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Victoria’s coronavirus lockdown rules end for some workers, but Melbourne CBD may be forever changes.

Victory Offices Box Hill – 990 Whitehorse Rd

Melbourne office workers are now allowed back to work — but after nine months of working from home, the future of the CBD still remains unclear.

When the workers from tech consultancy firm Digital First got together for the first time since March, it wasn’t at their usual office in the city. Instead, the team hired a boardroom through Victory Offices in a high-rise just a few blocks away.

Back in September, and in the middle of Melbourne’s second lockdown, managing director Grant McWhirter decided not to renew Digital First’s office lease.

For a tech company already fully integrated in the cloud, working remotely didn’t present any insurmountable challenges.

“We thought about social distancing, the effort of getting up to the floor in the lift, and the increased commute for employees, and we sort of said, ‘You know what? We don’t need to work in the city’,” Mr McWhirter said.

Since November 30, businesses have been allowed to get back into the office with up to 25 per cent of their staff, but that’s unlikely to lure Mr McWhirter and his team back to a traditional working model.

“We don’t know how long the pandemic’s going to go on for and it’s not impacting our business. At some point, we might reconsider or look at alternatives, but I don’t believe we’ll go back to a five-day-a-week office, with all the staff in the office.”

Infection fears may slow return to the Office

In an October survey of its Melbourne tenants, Dexus — one of the country’s largest corporate landlords — found two of the biggest concerns for businesses returning to work once restrictions were lifted were the risk of infection, and staff willingness to use public transport to and from work.

Businesses told Dexus they expected public transport usage by their workers to drop from 70 per cent down to 40 per cent for the first three months after returning to work.

For Digital First’s Mr McWhirter, the daily commute to work was a major factor when deciding to give up the firm’s CBD lease, but he’s also reluctant to do away with face-to-face interaction entirely.

“The team are quite happy working from home at the moment, but we are aware that that won’t last forever,” Mr McWhirter says.

“We’re considering options such as coworking spaces where we can have more flexibility, rather than the commitment of an office five days a week.”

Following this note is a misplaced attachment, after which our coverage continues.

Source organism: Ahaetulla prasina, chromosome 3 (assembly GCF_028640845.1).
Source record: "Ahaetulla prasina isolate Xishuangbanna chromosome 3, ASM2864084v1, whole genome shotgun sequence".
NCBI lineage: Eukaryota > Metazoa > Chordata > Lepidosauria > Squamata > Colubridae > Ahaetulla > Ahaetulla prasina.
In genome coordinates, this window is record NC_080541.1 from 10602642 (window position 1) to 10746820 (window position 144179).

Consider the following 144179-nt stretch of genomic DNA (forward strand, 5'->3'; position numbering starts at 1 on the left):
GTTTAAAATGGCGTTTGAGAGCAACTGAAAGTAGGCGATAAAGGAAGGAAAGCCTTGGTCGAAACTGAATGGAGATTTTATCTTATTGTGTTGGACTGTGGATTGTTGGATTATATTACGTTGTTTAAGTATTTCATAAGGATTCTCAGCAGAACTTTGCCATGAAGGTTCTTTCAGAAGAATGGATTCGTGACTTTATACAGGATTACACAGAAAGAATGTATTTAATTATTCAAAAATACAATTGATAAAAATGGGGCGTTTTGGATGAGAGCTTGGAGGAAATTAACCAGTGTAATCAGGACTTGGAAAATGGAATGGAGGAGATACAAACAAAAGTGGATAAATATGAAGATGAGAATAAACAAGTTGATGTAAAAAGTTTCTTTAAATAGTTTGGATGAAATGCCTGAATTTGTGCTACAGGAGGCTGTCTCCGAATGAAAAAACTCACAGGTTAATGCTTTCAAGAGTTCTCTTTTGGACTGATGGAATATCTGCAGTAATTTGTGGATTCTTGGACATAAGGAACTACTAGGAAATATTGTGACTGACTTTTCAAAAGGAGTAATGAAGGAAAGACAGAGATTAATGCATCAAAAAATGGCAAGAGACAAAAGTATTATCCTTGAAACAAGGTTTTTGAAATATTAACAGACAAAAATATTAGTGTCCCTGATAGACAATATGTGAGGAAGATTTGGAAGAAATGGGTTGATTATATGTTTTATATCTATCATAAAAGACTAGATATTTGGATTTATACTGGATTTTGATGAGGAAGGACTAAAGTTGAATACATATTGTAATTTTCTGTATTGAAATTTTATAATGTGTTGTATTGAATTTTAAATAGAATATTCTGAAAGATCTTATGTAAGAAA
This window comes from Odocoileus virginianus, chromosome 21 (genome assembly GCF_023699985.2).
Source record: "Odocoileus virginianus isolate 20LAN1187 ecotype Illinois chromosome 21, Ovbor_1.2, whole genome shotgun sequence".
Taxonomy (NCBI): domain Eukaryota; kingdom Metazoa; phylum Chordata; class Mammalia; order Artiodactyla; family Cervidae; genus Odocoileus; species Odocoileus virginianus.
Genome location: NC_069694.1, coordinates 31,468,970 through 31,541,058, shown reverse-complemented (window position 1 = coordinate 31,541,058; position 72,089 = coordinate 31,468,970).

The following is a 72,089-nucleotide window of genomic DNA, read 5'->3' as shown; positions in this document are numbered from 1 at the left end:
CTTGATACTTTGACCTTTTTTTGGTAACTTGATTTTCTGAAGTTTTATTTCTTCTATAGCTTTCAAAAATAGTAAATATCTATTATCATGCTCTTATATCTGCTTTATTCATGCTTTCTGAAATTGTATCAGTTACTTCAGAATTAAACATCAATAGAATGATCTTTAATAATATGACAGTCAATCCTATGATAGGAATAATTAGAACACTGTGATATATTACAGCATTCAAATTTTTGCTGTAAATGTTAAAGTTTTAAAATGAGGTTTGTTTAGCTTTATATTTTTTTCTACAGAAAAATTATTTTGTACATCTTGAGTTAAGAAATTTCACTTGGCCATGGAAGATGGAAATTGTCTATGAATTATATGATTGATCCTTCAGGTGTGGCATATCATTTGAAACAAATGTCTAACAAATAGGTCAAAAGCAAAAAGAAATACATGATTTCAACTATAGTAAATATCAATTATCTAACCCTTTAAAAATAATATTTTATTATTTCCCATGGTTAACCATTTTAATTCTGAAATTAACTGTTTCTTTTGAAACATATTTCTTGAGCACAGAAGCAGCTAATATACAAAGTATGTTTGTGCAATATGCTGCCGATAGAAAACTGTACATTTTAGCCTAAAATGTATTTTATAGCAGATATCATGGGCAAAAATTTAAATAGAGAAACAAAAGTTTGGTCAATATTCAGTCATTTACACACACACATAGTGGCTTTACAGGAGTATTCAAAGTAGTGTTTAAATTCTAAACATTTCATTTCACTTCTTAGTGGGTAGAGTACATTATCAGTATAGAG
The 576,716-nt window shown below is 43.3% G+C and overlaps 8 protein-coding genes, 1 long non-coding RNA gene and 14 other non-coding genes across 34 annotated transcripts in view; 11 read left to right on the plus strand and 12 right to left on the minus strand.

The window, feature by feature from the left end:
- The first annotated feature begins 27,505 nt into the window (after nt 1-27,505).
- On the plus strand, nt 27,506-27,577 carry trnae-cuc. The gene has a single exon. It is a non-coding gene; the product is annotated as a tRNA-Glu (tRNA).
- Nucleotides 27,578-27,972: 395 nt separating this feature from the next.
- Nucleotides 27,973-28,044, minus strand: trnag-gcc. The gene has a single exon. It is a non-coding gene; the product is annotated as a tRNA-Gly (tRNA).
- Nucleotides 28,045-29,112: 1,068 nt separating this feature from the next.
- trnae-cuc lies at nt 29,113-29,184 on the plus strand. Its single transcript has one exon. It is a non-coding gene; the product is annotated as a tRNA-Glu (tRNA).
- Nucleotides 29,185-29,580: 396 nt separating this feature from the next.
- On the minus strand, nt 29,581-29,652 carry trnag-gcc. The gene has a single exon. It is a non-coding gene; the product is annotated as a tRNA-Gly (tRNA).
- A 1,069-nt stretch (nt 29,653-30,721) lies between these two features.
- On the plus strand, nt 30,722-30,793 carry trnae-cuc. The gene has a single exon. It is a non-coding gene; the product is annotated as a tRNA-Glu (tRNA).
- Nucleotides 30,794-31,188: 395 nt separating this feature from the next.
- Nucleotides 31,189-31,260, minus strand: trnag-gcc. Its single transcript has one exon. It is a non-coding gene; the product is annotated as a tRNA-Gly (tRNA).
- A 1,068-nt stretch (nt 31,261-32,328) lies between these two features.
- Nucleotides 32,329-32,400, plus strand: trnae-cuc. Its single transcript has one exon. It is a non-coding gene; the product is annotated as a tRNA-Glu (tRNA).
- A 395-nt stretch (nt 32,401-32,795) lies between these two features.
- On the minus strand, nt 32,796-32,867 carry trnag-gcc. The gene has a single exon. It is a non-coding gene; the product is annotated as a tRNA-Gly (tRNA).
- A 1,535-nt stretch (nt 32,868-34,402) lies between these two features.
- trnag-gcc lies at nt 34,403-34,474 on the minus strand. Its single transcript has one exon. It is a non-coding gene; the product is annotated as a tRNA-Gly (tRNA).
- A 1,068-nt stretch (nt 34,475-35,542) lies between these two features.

Flexible spaces for uncertain time

In the weeks following the end of Melbourne’s lockdown, flexible office space provider Victory Offices received a significant increase in enquiries – particularly at their suburban locations.

“The pandemic has shown a lot of businesses that they don’t need to lock themselves into a commercial lease,” Misha Baxter, Victory Offices Global General Manager said. “Working from home has allowed organisations to learn they don’t need a big home base or HQ, so they can spread themselves out with lots of different hubs for their employees.

Many businesses are now setting up “hubs” in the suburbs to reduce the need for their employees to commute to the CBD and stagger the number of people and days needed per week. This also allows them to ensure the same standards of furniture, technology, and security are met, with meeting rooms and collaborative spaces available as well to help maintain teamwork and communications.

“Then people can still work from home but also have an alternative place to work too. Then they might only need to come into the city for occasional meetings.” Misha remarked.

Many well-established companies are now rethinking workspace requirements including using flexible office space as they realise the benefits of having the flexibility to rent real estate on a shorter-term basis and the exact size of office they need, at the exact time they need it, with the ability to scale up or down and customise and tailor-fit their office space according to their business needs.

They are looking to conserve cash and increase flexibility rather than take the risk of locking themselves in to a long-term office lease and having the furniture and utility overheads on top of that.

It’s now been nine months since Victorian workers have been in the office, and the flow-on effect of their absence is being keenly felt in Melbourne’s CBD. But many businesses are seeing positive changes in the way they work and how this will transform their business office space needs in the future.

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